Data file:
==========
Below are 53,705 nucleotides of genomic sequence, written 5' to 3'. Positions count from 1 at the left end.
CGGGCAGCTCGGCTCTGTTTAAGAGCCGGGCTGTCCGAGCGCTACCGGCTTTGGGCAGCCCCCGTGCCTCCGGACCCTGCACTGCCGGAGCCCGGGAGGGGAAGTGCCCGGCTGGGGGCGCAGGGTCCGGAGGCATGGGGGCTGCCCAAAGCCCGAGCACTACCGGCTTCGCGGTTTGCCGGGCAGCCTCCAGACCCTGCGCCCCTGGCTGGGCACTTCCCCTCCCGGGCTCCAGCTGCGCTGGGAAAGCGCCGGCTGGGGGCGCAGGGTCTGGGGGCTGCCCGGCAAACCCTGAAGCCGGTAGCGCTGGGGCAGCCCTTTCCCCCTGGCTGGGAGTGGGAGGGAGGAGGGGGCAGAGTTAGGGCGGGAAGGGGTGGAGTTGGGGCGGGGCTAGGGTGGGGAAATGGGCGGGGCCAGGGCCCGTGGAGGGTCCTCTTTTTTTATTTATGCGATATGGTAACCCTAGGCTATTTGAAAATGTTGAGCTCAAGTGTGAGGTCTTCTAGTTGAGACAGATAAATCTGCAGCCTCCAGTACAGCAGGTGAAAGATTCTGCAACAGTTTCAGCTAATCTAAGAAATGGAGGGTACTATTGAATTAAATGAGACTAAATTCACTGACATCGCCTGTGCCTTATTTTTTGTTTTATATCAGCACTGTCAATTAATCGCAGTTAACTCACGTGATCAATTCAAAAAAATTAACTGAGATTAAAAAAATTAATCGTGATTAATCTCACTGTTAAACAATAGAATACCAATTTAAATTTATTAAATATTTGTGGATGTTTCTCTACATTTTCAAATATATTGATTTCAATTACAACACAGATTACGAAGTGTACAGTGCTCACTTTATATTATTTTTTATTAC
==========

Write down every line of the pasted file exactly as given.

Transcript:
Below are 53,705 nucleotides of genomic sequence, written 5' to 3'. Positions count from 1 at the left end.
CGGGCAGCTCGGCTCTGTTTAAGAGCCGGGCTGTCCGAGCGCTACCGGCTTTGGGCAGCCCCCGTGCCTCCGGACCCTGCACTGCCGGAGCCCGGGAGGGGAAGTGCCCGGCTGGGGGCGCAGGGTCCGGAGGCATGGGGGCTGCCCAAAGCCCGAGCACTACCGGCTTCGCGGTTTGCCGGGCAGCCTCCAGACCCTGCGCCCCTGGCTGGGCACTTCCCCTCCCGGGCTCCAGCTGCGCTGGGAAAGCGCCGGCTGGGGGCGCAGGGTCTGGGGGCTGCCCGGCAAACCCTGAAGCCGGTAGCGCTGGGGCAGCCCTTTCCCCCTGGCTGGGAGTGGGAGGGAGGAGGGGGCAGAGTTAGGGCGGGAAGGGGTGGAGTTGGGGCGGGGCTAGGGTGGGGAAATGGGCGGGGCCAGGGCCCGTGGAGGGTCCTCTTTTTTTATTTATGCGATATGGTAACCCTAGGCTATTTGAAAATGTTGAGCTCAAGTGTGAGGTCTTCTAGTTGAGACAGATAAATCTGCAGCCTCCAGTACAGCAGGTGAAAGATTCTGCAACAGTTTCAGCTAATCTAAGAAATGGAGGGTACTATTGAATTAAATGAGACTAAATTCACTGACATCGCCTGTGCCTTATTTTTTGTTTTATATCAGCACTGTCAATTAATCGCAGTTAACTCACGTGATCAATTCAAAAAAATTAACTGAGATTAAAAAAATTAATCGTGATTAATCTCACTGTTAAACAATAGAATACCAATTTAAATTTATTAAATATTTGTGGATGTTTCTCTACATTTTCAAATATATTGATTTCAATTACAACACAGATTACGAAGTGTACAGTGCTCACTTTATATTATTTTTTATTAC